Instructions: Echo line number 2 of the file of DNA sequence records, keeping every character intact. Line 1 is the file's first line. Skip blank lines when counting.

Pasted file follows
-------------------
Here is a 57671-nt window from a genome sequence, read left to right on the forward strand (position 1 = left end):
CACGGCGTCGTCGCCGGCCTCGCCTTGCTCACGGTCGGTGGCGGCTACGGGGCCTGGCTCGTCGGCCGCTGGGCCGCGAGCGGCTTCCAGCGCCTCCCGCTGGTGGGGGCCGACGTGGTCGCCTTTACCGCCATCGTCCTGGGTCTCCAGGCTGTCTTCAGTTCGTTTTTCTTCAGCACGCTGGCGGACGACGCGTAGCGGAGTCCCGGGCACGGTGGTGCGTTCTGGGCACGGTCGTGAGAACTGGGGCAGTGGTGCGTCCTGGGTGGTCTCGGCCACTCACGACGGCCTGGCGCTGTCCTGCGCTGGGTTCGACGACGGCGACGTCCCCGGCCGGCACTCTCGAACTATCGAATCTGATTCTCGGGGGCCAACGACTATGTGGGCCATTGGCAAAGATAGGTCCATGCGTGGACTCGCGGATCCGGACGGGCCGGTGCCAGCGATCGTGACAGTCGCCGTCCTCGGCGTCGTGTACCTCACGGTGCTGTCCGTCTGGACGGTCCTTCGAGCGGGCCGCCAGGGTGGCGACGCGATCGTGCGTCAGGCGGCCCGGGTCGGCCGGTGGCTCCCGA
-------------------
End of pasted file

CACGGCGTCGTCGCCGGCCTCGCCTTGCTCACGGTCGGTGGCGGCTACGGGGCCTGGCTCGTCGGCCGCTGGGCCGCGAGCGGCTTCCAGCGCCTCCCGCTGGTGGGGGCCGACGTGGTCGCCTTTACCGCCATCGTCCTGGGTCTCCAGGCTGTCTTCAGTTCGTTTTTCTTCAGCACGCTGGCGGACGACGCGTAGCGGAGTCCCGGGCACGGTGGTGCGTTCTGGGCACGGTCGTGAGAACTGGGGCAGTGGTGCGTCCTGGGTGGTCTCGGCCACTCACGACGGCCTGGCGCTGTCCTGCGCTGGGTTCGACGACGGCGACGTCCCCGGCCGGCACTCTCGAACTATCGAATCTGATTCTCGGGGGCCAACGACTATGTGGGCCATTGGCAAAGATAGGTCCATGCGTGGACTCGCGGATCCGGACGGGCCGGTGCCAGCGATCGTGACAGTCGCCGTCCTCGGCGTCGTGTACCTCACGGTGCTGTCCGTCTGGACGGTCCTTCGAGCGGGCCGCCAGGGTGGCGACGCGATCGTGCGTCAGGCGGCCCGGGTCGGCCGGTGGCTCCCGA